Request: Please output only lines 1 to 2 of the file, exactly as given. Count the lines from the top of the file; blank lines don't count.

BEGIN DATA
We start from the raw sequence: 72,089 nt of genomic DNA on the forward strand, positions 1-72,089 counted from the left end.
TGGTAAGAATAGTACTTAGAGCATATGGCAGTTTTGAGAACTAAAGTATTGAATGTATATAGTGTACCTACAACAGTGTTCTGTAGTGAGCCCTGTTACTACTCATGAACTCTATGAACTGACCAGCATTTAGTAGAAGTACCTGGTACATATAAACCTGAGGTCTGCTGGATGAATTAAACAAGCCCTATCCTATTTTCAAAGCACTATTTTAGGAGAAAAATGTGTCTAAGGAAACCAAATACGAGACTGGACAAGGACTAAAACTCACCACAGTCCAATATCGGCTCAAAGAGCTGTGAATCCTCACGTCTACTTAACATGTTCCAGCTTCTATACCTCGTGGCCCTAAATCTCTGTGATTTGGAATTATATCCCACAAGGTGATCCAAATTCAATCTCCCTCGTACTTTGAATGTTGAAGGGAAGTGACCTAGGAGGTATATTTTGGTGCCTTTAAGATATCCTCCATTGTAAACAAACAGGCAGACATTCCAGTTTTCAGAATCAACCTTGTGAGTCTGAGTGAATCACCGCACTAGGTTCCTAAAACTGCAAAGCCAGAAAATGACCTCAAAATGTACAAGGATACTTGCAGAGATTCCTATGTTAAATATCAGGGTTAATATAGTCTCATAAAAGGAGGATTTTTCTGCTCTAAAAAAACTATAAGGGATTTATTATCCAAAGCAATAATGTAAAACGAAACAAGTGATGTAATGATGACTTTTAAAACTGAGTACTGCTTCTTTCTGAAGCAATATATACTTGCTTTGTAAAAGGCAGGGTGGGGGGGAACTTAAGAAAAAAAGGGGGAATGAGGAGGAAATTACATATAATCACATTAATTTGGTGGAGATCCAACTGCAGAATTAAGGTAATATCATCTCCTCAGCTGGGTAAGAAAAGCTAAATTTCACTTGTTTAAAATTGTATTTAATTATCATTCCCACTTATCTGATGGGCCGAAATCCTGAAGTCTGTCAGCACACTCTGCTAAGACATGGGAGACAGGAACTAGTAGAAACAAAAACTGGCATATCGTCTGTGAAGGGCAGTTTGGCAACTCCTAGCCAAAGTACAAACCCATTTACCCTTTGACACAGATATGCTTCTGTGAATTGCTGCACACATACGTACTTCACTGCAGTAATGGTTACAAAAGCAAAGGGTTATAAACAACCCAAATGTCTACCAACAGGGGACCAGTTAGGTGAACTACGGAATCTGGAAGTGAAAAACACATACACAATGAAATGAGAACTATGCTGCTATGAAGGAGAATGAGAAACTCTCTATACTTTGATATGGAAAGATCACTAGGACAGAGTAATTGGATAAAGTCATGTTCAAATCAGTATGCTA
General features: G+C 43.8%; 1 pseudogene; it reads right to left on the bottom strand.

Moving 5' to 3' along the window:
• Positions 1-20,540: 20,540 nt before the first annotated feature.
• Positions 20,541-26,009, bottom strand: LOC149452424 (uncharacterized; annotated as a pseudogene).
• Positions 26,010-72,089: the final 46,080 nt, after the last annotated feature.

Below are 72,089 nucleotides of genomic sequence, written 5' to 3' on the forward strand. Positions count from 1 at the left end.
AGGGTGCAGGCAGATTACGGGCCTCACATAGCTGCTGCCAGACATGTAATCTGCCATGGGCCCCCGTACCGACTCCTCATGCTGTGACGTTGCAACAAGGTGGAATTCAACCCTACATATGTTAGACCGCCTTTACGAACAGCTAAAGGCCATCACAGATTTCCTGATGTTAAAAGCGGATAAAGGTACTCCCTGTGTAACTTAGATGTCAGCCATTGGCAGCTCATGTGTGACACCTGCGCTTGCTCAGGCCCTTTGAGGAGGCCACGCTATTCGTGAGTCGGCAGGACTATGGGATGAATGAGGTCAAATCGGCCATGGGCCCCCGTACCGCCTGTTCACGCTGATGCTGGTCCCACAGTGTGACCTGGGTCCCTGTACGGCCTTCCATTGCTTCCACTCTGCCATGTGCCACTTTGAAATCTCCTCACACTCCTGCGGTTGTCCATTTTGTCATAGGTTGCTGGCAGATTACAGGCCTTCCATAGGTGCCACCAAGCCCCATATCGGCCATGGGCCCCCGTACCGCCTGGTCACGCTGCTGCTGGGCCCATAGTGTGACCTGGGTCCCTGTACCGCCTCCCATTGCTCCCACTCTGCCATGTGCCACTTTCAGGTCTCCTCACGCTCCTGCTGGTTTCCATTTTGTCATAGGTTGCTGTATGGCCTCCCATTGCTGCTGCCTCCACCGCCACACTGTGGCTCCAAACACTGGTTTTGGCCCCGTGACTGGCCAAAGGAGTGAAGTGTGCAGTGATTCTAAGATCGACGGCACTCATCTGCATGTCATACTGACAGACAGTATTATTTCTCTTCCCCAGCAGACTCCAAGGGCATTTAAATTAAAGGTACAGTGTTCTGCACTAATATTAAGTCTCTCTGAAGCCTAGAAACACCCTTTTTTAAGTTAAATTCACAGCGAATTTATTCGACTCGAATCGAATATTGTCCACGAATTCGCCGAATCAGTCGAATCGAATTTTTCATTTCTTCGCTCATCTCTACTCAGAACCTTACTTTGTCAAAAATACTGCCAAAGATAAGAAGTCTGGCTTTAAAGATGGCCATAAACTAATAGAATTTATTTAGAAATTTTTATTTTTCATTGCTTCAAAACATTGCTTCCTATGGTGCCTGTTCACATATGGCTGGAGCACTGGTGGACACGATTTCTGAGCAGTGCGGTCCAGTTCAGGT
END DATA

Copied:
We start from the raw sequence: 72,089 nt of genomic DNA on the forward strand, positions 1-72,089 counted from the left end.
TGGTAAGAATAGTACTTAGAGCATATGGCAGTTTTGAGAACTAAAGTATTGAATGTATATAGTGTACCTACAACAGTGTTCTGTAGTGAGCCCTGTTACTACTCATGAACTCTATGAACTGACCAGCATTTAGTAGAAGTACCTGGTACATATAAACCTGAGGTCTGCTGGATGAATTAAACAAGCCCTATCCTATTTTCAAAGCACTATTTTAGGAGAAAAATGTGTCTAAGGAAACCAAATACGAGACTGGACAAGGACTAAAACTCACCACAGTCCAATATCGGCTCAAAGAGCTGTGAATCCTCACGTCTACTTAACATGTTCCAGCTTCTATACCTCGTGGCCCTAAATCTCTGTGATTTGGAATTATATCCCACAAGGTGATCCAAATTCAATCTCCCTCGTACTTTGAATGTTGAAGGGAAGTGACCTAGGAGGTATATTTTGGTGCCTTTAAGATATCCTCCATTGTAAACAAACAGGCAGACATTCCAGTTTTCAGAATCAACCTTGTGAGTCTGAGTGAATCACCGCACTAGGTTCCTAAAACTGCAAAGCCAGAAAATGACCTCAAAATGTACAAGGATACTTGCAGAGATTCCTATGTTAAATATCAGGGTTAATATAGTCTCATAAAAGGAGGATTTTTCTGCTCTAAAAAAACTATAAGGGATTTATTATCCAAAGCAATAATGTAAAACGAAACAAGTGATGTAATGATGACTTTTAAAACTGAGTACTGCTTCTTTCTGAAGCAATATATACTTGCTTTGTAAAAGGCAGGGTGGGGGGGAACTTAAGAAAAAAAGGGGGAATGAGGAGGAAATTACATATAATCACATTAATTTGGTGGAGATCCAACTGCAGAATTAAGGTAATATCATCTCCTCAGCTGGGTAAGAAAAGCTAAATTTCACTTGTTTAAAATTGTATTTAATTATCATTCCCACTTATCTGATGGGCCGAAATCCTGAAGTCTGTCAGCACACTCTGCTAAGACATGGGAGACAGGAACTAGTAGAAACAAAAACTGGCATATCGTCTGTGAAGGGCAGTTTGGCAACTCCTAGCCAAAGTACAAACCCATTTACCCTTTGACACAGATATGCTTCTGTGAATTGCTGCACACATACGTACTTCACTGCAGTAATGGTTACAAAAGCAAAGGGTTATAAACAACCCAAATGTCTACCAACAGGGGACCAGTTAGGTGAACTACGGAATCTGGAAGTGAAAAACACATACACAATGAAATGAGAACTATGCTGCTATGAAGGAGAATGAGAAACTCTCTATACTTTGATATGGAAAGATCACTAGGACAGAGTAATTGGATAAAGTCATGTTCAAATCAGTATGCTA